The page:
The Maasai are among the best known of African tribes due to their distinctive customs. They are among the best known local populations internationally due to their residence near the many game parks of the African Great Lakes, and their distinctive customs and dress.
Unlike many Northern Serengeti Maasai tribes, the Ololosokwan tribe remains unaffected by large-scale tourism The Maasai speak the Maa language a member of the Nilo-Saharan family that is related to the Dinka, Kalenjin and Nuer languages.
Some have become educated in the official languages of Kenya and Tanzania, Swahili and English. They welcome the few visitors they do receive and are always enthusiastic about sharing their way of life and customs with others, providing a wonderful opportunity to experience Africa in a way that may touch visitor’s lives forever.
Interactions for all ages can be arranged, including having your child herd sheep with the Maasai boys or learning how the Maasai build their homes with dung from the cattle they raise.
A visit to Masai village among the local people of Tanzania can easily become one of the most rewarding experiences of a visit to Africa. The simple houses are built of sticks tied together and then filled with cow dung.
The women of the village are the architects and constructors of the homes. One home for each family, which consists of the women and her children, and some nights a man.
The Maasai practice polygamy and the men can have as many wives as they can afford. In order to marry the man must give the woman’s family 15-20 cows as a dowry, or payment.
With Balloon safaris you will experience the expanse of the Serengeti from above. This incredible experience is available from the Lobo area operated by Adventures Aloft Serengeti. Their two A415 balloons from Cameroon Balloons have a flying capacity of 16 passengers.
The Great Wildebeest Migration is a movement of approximately 1.5 million wildebeest throughout the Serengeti and Masai Mara ecosystems.
400,000 zebra and 200,000 gazelles accompany them along the way, making a total of over 2 million migrating animals.
The vast plains of the Serengeti comprise 1.5 million ha of savannah. The annual migration to permanent water holes of vast herds of herbivores (wildebeest, gazelles and zebras), followed by their predators, is one of the most impressive natural events in the world.
For any visitor to the Serengeti, the wildlife spectacle of the migration offers a huge enhancement to what is already an overwhelming sight.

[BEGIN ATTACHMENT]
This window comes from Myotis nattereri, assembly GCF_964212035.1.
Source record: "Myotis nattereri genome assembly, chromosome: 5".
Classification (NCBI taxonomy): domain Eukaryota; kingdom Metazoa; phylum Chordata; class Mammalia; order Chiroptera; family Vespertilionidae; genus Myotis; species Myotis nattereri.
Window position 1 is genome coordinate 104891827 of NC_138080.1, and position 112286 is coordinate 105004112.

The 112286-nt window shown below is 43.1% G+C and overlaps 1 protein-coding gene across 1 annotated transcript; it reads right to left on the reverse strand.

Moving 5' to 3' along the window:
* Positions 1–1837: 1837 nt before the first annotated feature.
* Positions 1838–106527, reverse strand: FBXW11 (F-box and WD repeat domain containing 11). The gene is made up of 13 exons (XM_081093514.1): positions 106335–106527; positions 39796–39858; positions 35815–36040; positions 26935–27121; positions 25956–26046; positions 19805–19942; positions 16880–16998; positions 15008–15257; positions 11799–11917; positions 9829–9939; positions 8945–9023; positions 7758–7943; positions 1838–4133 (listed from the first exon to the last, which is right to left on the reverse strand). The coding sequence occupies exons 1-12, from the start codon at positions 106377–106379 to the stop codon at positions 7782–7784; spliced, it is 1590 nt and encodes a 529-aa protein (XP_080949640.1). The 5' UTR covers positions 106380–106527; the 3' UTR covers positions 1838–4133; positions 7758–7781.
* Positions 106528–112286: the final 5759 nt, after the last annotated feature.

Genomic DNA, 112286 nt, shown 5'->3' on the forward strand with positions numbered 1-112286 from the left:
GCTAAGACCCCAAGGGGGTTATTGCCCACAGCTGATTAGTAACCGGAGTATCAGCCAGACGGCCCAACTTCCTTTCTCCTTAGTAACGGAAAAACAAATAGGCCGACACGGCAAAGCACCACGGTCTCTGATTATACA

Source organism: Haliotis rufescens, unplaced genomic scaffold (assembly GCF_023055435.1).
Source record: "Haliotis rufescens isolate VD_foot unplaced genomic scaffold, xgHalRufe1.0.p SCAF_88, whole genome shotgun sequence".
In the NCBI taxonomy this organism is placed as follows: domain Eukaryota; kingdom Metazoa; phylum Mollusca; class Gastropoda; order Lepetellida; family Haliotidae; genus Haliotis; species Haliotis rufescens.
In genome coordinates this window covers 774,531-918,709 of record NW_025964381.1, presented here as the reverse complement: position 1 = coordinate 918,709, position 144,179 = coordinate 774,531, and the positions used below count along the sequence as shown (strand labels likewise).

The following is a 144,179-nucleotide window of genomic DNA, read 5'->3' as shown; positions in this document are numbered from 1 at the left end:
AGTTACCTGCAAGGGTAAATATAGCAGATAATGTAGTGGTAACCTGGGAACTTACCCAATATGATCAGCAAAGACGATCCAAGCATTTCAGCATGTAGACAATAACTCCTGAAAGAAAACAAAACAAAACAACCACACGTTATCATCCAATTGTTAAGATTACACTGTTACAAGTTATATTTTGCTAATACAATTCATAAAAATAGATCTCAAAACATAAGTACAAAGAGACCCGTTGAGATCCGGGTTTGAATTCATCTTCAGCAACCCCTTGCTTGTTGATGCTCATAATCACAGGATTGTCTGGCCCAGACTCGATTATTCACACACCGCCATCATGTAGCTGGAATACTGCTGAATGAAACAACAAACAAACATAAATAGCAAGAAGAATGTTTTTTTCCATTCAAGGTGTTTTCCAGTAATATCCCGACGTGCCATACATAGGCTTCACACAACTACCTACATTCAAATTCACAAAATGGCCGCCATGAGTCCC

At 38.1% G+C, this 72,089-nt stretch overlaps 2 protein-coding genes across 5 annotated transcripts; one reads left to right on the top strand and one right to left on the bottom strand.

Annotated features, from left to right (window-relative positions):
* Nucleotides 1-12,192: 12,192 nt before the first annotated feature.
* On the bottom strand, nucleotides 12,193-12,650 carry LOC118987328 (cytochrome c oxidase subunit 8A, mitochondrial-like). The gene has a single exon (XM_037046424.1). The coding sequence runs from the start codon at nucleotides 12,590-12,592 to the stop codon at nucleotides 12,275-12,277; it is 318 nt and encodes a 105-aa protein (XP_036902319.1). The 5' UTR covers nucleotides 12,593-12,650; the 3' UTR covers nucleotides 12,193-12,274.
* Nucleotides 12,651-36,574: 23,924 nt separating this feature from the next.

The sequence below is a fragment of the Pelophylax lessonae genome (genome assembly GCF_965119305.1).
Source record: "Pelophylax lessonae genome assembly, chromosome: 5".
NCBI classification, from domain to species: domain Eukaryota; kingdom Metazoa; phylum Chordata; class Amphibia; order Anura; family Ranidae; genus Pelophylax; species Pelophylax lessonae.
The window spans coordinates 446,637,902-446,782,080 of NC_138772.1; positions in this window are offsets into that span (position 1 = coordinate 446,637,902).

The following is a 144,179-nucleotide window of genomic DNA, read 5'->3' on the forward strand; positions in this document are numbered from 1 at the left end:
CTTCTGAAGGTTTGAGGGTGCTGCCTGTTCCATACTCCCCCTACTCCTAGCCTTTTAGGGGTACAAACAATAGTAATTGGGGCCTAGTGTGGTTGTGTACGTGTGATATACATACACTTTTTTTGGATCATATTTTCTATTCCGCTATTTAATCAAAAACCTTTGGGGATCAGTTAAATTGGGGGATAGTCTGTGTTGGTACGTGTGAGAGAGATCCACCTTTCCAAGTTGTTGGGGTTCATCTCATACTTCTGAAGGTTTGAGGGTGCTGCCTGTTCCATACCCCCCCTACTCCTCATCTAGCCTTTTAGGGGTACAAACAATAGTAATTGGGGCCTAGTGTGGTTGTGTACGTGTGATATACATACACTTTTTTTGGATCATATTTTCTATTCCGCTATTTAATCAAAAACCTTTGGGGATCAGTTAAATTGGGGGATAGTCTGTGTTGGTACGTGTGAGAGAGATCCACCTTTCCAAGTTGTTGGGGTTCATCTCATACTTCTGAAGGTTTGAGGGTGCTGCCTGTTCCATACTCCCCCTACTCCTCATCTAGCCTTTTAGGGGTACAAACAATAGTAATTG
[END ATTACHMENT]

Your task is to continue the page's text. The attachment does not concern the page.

Many of the lodges and safari camps are located in great positions for the arrival of the migration in their area and throughout the park numerous luxury mobile camps pop-up in time for the arrival of the herd.
Where do the wildebeest migrate?
The Wildebeest inhabit the Serengeti plains of southeaster Africa. For most of their lives, wildebeest graze in the grassy savannahs and open woodlands of the plains, which straddle the nations of Tanzania and Kenya. More than 1.5 million wildebeest migrate in an enormous loop every year.
Each year around the same time, the circular great wildebeest migration begins in the Ngorongoro Conservation Area of the southern Serengeti in Tanzania and loops in a clockwise direction through the Serengeti National Park and north towards the Masai Mara reserve in Kenya.
The initial phase lasts from approximately January to March, when the calving season begins – a time when there is plenty of rain-ripened grass available for over 260,000 zebra that precede 1.7 million wildebeest and the following hundreds of thousands of other plains game, including around 470,000 gazelles.
During February, the wildebeest spend their time on the short grass plains of the south-eastern part of the ecosystem, grazing and giving birth to approximately 500,000 calves within a 2 to 3-week period. Few calves are born ahead of time and of these, hardly any survive.
The main reason is that very young calves are more noticeable to predators when mixed with older calves from the previous year.
As the rains end in May, the animals start moving northwest into the areas around the Grumeti River, where they typically remain until late June.
The crossings of the Grumeti and Mara rivers beginning in July are a popular safari attraction because crocodiles are lying in wait.
The herds arrive in Kenya in late July / August, where they stay for the remainder of the dry season, except that the Thomson’s and Grant’s gazelles move only east/west.
In early November, with the start of the short rains the migration starts moving south again, to the short grass plains of the southeast, usually arriving in December in plenty of time for calving in February.